Too many migrant workers are suffering in modern slavery. It’s time for the international community to act.
On June 16, 2011, the International Labour Organization (ILO) signed Convention No. 189 on decent work for domestic workers. Labor experts called the convention a surprising breakthrough for millions of exploited women. In a speech to the ILO, Indonesian President Susilo Bambang Yudhoyono calls migrant workers the country’s “economic heroes.” Two days later Saudi Arabia beheaded an Indonesian maid named Ruyati binti Sapubi.
Stories like Ruyati’s regularly make the front pages of Indonesian papers. Just a few weeks ago, on October 13, Tuti Tursilawati, another Indonesian maid who was abused by her employer, was sentenced in Saudi Arabia. Sumiati binti Salan Mustapa was hospitalized in Medina last year with broken bones and a mutilated face. The conviction of her employer was overturned. Keni binti Carda went home in 2008 with scars spread across her back and face. She said her employer burned her with an iron and forced her to eat excrement. Together, these events highlight the need for protections and the challenges of putting them in place. Similar stories will continue to emerge if not enough is done.
The ILO estimates there are up to 100 million domestic workers employed around the world. Fearing deportation, domestic workers often become bonded labor to pay off those who smuggled them into their new countries. To keep workers in bondage, employers or smugglers confiscate workers’ passports. It would seem that slavery does not only come in the obvious form in which one person owns another person.
Part of the blame lies on the governments of countries sending workers abroad. For example, Human Rights Watch has found that Indonesian migrant domestic workers continue to confront a range of abuses both during the recruitment process and while employed abroad.
Human Rights Watch has brought light to the issue for Indonesia. The organization argues that the government of Indonesia has failed to stop local recruiters from charging prospective migrants exorbitant fees that leave them indebted. While the government has imposed bans on new migration to countries where there are concerns of abuse, such as Malaysia, Kuwait and Jordan, negotiations on specifics have repeatedly stalled, leaving room for abuse in the interim.
The other end of the problem is the unhealthy competition from countries that demand less protection. In countries where most of their migrant workers are employed as domestic workers, such as Indonesia and the Philippines, domestic worker protection has become a foreign policy issue, which they often find themselves on the losing end of. Instead of responding to the negative publicity and calls for accountability after Ruyati’s execution, Saudi Arabia announced it would no longer hire Indonesian and Filipino domestic workers. Saudi recruiters then described plans to hire thousands of Bangladeshis at wages of $170 a month, less than half the amount that the Philippine government demanded.
History shows that freezes on migration and bilateral negotiations do not result in effectively securing better employment conditions for the long-term. More often they just shift migration patterns — with increased migration from countries that seek fewer protections for domestic workers. After a string of abuse cases in Malaysia, Indonesia announced a freeze on migration in 2009 and entered negotiations to improve conditions for migrant workers. Indonesia won a few concessions but no guarantee of a minimum wage. Two years later, after Malaysia started recruiting workers from Cambodia and negotiations had gone practically nowhere, Indonesia lifted the ban.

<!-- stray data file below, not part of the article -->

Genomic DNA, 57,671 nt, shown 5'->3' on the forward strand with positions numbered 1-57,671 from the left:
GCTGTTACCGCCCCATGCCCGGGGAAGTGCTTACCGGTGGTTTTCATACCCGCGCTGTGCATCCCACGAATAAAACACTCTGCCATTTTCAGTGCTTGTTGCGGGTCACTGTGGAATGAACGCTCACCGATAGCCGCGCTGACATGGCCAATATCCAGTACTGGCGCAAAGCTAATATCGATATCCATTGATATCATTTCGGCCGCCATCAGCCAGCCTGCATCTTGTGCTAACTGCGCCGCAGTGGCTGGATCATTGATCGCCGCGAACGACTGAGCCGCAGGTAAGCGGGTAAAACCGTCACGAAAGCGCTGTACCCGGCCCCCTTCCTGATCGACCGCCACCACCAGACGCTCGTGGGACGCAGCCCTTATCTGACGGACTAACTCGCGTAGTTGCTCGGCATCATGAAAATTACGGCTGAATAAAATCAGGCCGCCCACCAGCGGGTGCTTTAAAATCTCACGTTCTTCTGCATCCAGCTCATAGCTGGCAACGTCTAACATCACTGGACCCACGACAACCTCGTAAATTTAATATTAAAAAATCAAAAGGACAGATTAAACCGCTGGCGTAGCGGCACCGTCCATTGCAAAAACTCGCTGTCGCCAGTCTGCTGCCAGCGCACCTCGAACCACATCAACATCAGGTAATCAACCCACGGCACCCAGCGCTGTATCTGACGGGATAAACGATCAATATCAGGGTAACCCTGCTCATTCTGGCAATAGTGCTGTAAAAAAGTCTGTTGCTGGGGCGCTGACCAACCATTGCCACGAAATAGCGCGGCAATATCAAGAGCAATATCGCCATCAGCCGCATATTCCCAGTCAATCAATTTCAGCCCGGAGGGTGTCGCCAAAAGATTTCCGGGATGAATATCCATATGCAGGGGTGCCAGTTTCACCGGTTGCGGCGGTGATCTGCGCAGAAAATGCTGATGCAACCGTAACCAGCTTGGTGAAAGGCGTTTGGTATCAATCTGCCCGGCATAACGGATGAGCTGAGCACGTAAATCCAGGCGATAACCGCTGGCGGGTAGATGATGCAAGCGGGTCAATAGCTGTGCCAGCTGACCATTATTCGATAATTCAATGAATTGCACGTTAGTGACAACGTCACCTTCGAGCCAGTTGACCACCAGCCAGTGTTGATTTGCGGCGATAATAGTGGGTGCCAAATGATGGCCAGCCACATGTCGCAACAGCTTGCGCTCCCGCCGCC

What should be done? After all, protecting domestic workers is about combating modern slavery, so concerned parties should start to think of the failure to protect Ruyati and Tuti as more than just the affairs of two countries.
More must be done to implement the good intentions of the newly signed ILO Convention. First, sending countries’ governments, in addition to signing the Convention and continuing to make demands of host governments, should also prohibit the practice of charging migrant workers recruitment fees, insist that the cost be borne by employers, and educate workers about their rights before departure. These governments should also make agencies responsible for ensuring passports stay with the workers and take reasonable measures to screen the employers they contract with.
Second, more international pressure needs to be placed on receiving countries to implement the principles of the Convention. Seeing that negative publicity and calls for accountability have resulted in few changes, international pressure should take on more serious forms. The world’s most influential trade partner, the United States, could create an important example through its bilateral demands of countries such as Saudi Arabia. For example, it could create a set of incentives and punishments that ensure the Convention principles are taken seriously.
The new ILO Convention is an important first step, but it will only be meaningful through the concerted action of the international community. For the sake of migrant workers around the world, sending and receiving countries and large international trading partners must demand that all parties live up to the Convention’s raised standards.
Photo courtesy of John & Mel Kots via Flickr.